So yesterday, for some reason, I tried it again, and lo and behold, I did it! I wanted to yell across the field, "Look Stella, I can do it, I can lift my hips off the ground, and I don't need my hands for balance until I'm ready to hold it up there!" But she was too busy playing soccer, and in fact, just when I came down and looked around the field, she scored a goal. WOO-HOO, for both of us. She'd had about 7 shots on goal yesterday (is that a soccer term? I know it’s a hockey term...) but they were either weak, or stopped by a particularly effective goalie, but finally, after keeping at it, she got one in and it was like we shared this exhuberant, finally-I--did-it! moment. The kids took a break to hydrate, during which Stella gave me a hug, "Didja see me! I scored!" Yes I did, hon, did you see me? No, she didn't, but it didn't matter. I did about 10 more of those hip raises because I could.

Its times like this that the slow weight loss doesn't matter in some respects. As I've posted earlier, its been a slow summer on the scale, but while the scale isn't showing a whole lot, my clothes are fitting better, I'm doing stuff I never thought I could do again ( running? Did you say running?) and I suspect the weight loss is going slow partly because of that: I'm getting cocky, and the fact that I have a link to a previous post very early in this blog that discusses this very thing points out that this is a recurrent behavior I need to work on. Look, I can fit in these clothes that haven't fit since before I had Stella, I can do hip raises, hell, I can have Leon's Frozen Custard every night can't I? No, I cannot. But the good news all around is that its really helped me identify a behavioral problem I have to conquer if I'm going to be succuessful at this. I have to stop treating milestones as goals.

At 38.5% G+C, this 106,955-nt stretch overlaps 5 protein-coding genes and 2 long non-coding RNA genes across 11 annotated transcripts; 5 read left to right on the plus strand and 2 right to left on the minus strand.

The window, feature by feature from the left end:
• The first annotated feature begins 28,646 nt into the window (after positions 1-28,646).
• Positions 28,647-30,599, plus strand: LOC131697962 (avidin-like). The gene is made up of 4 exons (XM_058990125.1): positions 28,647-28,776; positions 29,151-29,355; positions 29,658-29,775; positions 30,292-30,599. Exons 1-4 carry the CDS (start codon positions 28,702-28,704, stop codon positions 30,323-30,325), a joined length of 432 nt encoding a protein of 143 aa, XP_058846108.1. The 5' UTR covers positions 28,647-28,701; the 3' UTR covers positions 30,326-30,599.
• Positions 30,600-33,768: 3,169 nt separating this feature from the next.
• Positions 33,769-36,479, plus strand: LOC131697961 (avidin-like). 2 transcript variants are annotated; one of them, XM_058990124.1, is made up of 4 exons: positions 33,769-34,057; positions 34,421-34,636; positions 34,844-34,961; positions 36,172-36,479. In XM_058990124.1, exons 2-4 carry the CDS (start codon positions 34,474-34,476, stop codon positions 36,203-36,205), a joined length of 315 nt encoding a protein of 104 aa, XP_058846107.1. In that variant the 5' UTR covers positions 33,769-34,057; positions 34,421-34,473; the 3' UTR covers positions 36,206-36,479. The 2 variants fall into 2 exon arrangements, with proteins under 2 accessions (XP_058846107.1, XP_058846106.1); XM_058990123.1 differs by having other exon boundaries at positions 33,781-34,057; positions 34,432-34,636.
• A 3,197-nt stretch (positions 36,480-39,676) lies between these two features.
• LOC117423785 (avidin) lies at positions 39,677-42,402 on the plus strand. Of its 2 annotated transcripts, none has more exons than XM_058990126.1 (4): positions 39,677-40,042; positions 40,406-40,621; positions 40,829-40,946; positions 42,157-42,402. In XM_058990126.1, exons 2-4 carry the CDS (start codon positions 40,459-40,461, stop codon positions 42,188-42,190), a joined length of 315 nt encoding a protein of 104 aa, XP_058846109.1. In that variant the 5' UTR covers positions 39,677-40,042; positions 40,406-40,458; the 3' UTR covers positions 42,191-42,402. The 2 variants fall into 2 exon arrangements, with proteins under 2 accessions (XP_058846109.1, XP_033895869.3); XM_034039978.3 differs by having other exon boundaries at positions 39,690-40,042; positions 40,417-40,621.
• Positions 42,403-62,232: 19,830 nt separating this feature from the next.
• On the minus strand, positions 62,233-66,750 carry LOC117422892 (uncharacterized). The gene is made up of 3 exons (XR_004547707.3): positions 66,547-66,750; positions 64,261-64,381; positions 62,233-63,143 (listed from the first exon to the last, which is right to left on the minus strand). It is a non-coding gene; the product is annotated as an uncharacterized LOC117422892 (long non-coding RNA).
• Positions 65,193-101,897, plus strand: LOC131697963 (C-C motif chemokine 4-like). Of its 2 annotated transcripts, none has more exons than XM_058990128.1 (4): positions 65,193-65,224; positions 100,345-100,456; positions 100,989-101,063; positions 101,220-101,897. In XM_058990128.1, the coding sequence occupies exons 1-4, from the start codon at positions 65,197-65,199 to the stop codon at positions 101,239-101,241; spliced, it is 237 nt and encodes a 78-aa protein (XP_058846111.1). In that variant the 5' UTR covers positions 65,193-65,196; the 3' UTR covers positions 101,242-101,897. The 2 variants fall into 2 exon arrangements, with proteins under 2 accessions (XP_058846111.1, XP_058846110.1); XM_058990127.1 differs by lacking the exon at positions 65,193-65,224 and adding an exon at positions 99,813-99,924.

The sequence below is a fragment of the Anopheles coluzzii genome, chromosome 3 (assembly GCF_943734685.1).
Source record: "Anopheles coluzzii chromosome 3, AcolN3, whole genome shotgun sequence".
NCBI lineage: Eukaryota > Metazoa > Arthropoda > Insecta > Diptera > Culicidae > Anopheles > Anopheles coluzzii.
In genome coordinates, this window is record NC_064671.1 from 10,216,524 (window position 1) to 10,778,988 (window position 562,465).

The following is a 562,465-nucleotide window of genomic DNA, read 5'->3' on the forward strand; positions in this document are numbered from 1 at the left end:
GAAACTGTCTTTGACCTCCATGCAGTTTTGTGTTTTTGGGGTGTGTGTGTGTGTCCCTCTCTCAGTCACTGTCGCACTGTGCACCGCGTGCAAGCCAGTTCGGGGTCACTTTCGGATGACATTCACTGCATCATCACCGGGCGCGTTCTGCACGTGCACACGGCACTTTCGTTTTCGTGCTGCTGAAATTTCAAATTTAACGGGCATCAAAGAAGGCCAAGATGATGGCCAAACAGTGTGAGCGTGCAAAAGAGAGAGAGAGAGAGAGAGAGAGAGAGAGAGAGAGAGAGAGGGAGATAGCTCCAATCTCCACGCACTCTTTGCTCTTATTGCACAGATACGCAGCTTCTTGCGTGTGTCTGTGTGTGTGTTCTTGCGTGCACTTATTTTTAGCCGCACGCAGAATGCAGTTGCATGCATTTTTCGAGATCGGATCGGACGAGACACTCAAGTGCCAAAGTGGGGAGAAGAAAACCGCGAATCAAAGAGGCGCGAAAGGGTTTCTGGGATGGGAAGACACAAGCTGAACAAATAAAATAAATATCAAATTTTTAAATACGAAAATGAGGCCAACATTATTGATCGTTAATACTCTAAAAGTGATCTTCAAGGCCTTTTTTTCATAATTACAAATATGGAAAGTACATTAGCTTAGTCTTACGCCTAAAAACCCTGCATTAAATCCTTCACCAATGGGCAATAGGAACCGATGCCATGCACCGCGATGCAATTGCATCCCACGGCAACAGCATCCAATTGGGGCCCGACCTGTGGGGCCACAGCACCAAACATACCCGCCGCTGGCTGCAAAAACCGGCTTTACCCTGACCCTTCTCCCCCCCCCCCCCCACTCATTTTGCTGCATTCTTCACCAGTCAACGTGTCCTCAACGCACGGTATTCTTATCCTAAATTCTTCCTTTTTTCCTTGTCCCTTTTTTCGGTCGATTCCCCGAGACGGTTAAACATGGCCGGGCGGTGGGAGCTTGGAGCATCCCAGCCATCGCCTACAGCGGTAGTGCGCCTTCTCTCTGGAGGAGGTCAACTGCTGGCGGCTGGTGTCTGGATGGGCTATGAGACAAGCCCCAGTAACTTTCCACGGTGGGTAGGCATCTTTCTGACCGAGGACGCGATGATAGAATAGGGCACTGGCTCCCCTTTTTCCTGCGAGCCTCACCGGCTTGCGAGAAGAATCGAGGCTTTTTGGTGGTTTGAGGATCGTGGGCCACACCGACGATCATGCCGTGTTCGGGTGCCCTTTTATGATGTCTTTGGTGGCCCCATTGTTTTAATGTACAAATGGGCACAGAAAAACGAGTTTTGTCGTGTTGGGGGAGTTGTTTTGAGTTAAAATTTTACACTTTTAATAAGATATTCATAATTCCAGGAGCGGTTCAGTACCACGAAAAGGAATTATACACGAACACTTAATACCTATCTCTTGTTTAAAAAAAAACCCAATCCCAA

Wednesday, August 16, 2006

Why This Blog Template Needs its own special Back to Home Link

In a nutshell, its because my html, css, and "[blogger]" coding skills are lame.

Here's a background post I wrote when I was in the midst of the frustration of trying to make this work.. But basically, as much as I try, I can't get the "Item Page" title to link back properly. I had what I thought was the code, but the [$BlogItemURL$] is returning the url with the letter a after it, and thus "blogger cannot find the page you're looking for." and it's particularly ugly on the Item Page.I spent four hours on the dang thing before I finally decided just to put a link on it, and then have another link to this fashionably pithy excuse. If I was doing this for either $$$ or somebody else, I would obsess on it until I could make it happen.

Anybody who wants to look at my code, and tell me what I'm doing wrong is totally welcome. Feel free to include "you stupid twit, you didn't close your xyz tag" or comments regarding my sloppy code. Ugh. When I get rich I'm just going to pay somebody to do all this for me and make it look fabulous.

The Summer's Winding down - WWI

213, Fat %46.2. Down 2.

I realized that I haven't lost a whole lot of weight this summer, but then again, I've been doing lots of festival food (which inclues really good frozen custard) and I have no regrets. Well, some regrets, but I enjoy summer, and the tastes of summer, and if I can't have a frozen custard now and again, then, well whatever. I'm still on a downward spiral, even if its not at a pace I'd like. I guess I'm one of those weirdos whose weight loss comes easier in the winter. (Supposedly, people find it easier in the summer).